Wanda has arthritis and Winky has foot problems after years of bitter winters and tight living conditions at the Detroit Zoo.
So the zoo is granting them amnesty in a rare attempt to end their suffering.
The Asian females will be sent to a wildlife refuge this summer or early fall, making the zoo the nation's first major animal facility to give away its elephants solely on ethical grounds, according to the Humane Society of the United States.
Zoo officials are seeking to send the elephants either to a Tennessee elephant sanctuary or to the Performing Animal Welfare Society preserve in Galt, California. Both have many acres of habitat.
"People's traditional expectation of zoos is that they see lions and tigers and elephants," zoo director Ron Kagan said. "But it's also their expectation that an animal has a good life."
The zoo is widely recognized for its superior animal care. But Kagan said life in captivity has been rough for the two elephants.
In the wild, female Asian elephants typically roam 30 miles a day. They form solid social bonds with members of their herds and strongly desire physical and intellectual stimulation.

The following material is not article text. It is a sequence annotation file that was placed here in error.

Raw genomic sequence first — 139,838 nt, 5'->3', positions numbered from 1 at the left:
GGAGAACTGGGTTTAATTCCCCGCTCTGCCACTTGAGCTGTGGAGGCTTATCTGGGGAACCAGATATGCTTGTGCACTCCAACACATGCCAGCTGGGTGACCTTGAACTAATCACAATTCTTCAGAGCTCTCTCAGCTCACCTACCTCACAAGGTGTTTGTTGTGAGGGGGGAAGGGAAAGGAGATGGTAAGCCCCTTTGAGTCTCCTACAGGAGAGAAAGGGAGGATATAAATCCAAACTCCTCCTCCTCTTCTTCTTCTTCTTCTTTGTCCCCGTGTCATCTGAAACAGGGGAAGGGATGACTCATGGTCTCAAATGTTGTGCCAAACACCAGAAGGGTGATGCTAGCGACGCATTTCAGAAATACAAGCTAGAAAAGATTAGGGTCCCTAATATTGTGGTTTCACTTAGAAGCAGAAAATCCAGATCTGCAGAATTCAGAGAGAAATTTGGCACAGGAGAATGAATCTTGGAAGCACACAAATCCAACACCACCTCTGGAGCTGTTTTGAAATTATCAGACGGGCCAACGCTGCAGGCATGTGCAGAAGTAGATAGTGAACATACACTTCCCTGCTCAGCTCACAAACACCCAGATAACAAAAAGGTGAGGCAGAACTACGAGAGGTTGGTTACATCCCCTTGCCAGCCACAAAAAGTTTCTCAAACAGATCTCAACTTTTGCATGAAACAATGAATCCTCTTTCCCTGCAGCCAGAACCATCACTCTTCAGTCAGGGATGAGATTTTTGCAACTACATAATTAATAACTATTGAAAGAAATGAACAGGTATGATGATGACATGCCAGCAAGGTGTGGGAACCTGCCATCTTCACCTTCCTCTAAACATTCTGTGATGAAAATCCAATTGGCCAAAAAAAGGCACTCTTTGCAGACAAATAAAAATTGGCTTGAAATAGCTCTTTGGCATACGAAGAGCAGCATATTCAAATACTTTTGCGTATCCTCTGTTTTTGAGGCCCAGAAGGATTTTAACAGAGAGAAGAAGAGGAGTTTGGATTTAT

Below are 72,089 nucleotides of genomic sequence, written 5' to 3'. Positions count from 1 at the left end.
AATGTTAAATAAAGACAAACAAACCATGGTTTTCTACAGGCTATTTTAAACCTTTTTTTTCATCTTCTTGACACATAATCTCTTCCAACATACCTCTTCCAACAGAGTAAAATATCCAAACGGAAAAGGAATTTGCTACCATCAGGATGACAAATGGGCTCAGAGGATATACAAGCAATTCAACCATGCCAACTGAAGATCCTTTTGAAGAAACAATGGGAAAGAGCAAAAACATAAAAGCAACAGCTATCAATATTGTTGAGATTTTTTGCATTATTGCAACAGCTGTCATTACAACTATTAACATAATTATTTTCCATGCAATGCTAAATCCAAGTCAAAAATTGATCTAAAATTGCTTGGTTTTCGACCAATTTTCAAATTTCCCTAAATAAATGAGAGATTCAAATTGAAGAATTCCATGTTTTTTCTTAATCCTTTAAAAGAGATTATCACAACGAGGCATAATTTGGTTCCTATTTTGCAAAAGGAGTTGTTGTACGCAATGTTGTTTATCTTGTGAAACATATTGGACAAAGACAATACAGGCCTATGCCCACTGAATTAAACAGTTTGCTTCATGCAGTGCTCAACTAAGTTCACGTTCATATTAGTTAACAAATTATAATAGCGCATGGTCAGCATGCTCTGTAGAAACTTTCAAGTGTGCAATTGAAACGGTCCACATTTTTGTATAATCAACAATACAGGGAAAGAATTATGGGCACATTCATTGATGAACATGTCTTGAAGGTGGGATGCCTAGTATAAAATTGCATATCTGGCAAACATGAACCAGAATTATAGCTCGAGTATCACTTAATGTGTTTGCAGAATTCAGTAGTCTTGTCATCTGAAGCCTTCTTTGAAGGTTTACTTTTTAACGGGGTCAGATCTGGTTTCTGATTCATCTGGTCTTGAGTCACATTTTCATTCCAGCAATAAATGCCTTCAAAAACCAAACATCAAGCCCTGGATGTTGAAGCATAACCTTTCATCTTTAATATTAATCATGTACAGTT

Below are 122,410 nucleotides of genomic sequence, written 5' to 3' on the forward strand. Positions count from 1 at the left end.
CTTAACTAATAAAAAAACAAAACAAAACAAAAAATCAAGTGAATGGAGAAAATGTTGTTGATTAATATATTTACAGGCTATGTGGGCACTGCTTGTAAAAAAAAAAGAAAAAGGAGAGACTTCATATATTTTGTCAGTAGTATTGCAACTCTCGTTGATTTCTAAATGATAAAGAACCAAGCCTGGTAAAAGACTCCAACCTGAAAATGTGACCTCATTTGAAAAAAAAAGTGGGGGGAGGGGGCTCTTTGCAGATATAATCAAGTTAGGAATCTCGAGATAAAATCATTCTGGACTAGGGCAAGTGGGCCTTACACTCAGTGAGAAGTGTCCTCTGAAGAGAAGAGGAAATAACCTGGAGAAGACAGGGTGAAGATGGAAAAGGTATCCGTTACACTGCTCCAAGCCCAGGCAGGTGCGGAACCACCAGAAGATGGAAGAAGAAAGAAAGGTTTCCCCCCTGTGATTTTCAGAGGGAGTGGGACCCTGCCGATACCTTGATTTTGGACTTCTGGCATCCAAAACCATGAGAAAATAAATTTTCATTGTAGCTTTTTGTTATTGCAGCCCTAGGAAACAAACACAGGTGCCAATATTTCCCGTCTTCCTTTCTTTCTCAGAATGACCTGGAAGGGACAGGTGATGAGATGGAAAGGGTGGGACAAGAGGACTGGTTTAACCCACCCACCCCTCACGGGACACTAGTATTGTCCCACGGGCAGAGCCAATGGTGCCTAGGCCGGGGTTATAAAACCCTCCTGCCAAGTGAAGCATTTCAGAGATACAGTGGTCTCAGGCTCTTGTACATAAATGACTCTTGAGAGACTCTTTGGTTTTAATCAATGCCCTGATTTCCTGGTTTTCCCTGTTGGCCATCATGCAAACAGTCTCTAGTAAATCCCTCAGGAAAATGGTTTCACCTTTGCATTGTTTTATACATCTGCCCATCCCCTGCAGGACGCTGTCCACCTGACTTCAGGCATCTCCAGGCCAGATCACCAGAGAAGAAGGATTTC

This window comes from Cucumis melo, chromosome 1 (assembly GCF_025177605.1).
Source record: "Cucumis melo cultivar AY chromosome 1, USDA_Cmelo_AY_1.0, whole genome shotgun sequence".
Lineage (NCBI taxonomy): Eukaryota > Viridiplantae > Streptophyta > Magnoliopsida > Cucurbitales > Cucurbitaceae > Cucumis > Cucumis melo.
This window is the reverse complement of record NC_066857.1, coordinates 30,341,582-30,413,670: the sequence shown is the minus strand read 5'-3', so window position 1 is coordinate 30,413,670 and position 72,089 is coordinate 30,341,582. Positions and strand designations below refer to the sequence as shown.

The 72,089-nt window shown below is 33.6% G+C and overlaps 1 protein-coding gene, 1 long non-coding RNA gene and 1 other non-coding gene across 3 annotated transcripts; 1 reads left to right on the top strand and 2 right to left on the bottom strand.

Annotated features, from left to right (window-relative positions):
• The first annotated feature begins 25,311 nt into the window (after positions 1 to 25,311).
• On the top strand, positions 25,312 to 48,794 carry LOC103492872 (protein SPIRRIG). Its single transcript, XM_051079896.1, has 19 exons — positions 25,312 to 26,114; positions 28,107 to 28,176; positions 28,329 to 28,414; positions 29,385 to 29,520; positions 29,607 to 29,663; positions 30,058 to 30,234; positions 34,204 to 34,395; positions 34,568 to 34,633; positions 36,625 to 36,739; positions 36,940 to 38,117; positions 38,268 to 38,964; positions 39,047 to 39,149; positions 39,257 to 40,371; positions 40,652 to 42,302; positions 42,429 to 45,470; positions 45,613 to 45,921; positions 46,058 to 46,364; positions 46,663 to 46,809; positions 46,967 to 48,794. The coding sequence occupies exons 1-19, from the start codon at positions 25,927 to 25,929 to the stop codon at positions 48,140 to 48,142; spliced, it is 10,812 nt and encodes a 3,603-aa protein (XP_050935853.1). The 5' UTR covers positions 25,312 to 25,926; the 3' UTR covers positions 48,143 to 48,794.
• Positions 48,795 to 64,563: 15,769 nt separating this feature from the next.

But Winky, 51, and Wanda, in her mid-40s, have lived through Michigan winters for 14 and eight years, respectively. They have experienced boredom and stress while living inside their one-acre enclosure -- 16 times larger than what the American Zoo and Aquarium Assn. requires of its members who have elephants.
Wanda takes anti-inflammatory medication for chronic arthritis in her front legs. Winky has foot problems that might be related to sleeping unnaturally in a standing position; elephants sleep on soft surfaces in the wild.
"Now we understand how much more is needed to be able to meet all the physical and psychological needs of elephants in captivity, especially in a cold climate," Kagan wrote in memorandum explaining the decision.
The memo said it would cost $30 million to $50 million and require up to 20 acres of land to provide an adequate environment for the elephants. The price was so high it was never considered.
Five U.S. zoos have closed elephant exhibits in recent years amid public pressure following animal deaths or alleged mistreatment. A small animal sanctuary in Georgia surrendered its elephants earlier this year, partly because of space and cost concerns.
But the Detroit Zoo "is the first to make a purely voluntary decision of this nature," said Wayne Pacelle, chief executive officer of the Humane Society of the United States.
"This is precedent-setting," Pacelle said.
"It will reverberate throughout the zoo community and, by extension, be an indictment of what goes on in circuses where elephants are chained 22 hours a day."